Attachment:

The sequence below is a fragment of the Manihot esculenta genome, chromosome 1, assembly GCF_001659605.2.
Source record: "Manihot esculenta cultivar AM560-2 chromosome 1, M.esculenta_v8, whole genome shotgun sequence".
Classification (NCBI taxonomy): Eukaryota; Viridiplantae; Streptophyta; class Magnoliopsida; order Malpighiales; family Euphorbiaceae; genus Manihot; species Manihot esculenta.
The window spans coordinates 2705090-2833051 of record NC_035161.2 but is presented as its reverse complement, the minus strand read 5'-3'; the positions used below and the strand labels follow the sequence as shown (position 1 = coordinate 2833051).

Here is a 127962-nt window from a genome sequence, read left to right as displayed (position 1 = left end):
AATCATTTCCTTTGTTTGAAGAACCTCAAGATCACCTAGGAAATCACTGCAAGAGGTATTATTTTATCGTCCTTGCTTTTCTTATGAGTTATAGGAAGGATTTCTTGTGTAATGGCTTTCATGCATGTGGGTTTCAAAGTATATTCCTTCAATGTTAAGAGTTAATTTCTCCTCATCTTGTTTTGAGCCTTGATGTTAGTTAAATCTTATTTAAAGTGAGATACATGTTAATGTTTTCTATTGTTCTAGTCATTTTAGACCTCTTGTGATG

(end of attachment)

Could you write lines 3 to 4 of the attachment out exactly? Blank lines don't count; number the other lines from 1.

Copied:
Classification (NCBI taxonomy): Eukaryota; Viridiplantae; Streptophyta; class Magnoliopsida; order Malpighiales; family Euphorbiaceae; genus Manihot; species Manihot esculenta.
The window spans coordinates 2705090-2833051 of record NC_035161.2 but is presented as its reverse complement, the minus strand read 5'-3'; the positions used below and the strand labels follow the sequence as shown (position 1 = coordinate 2833051).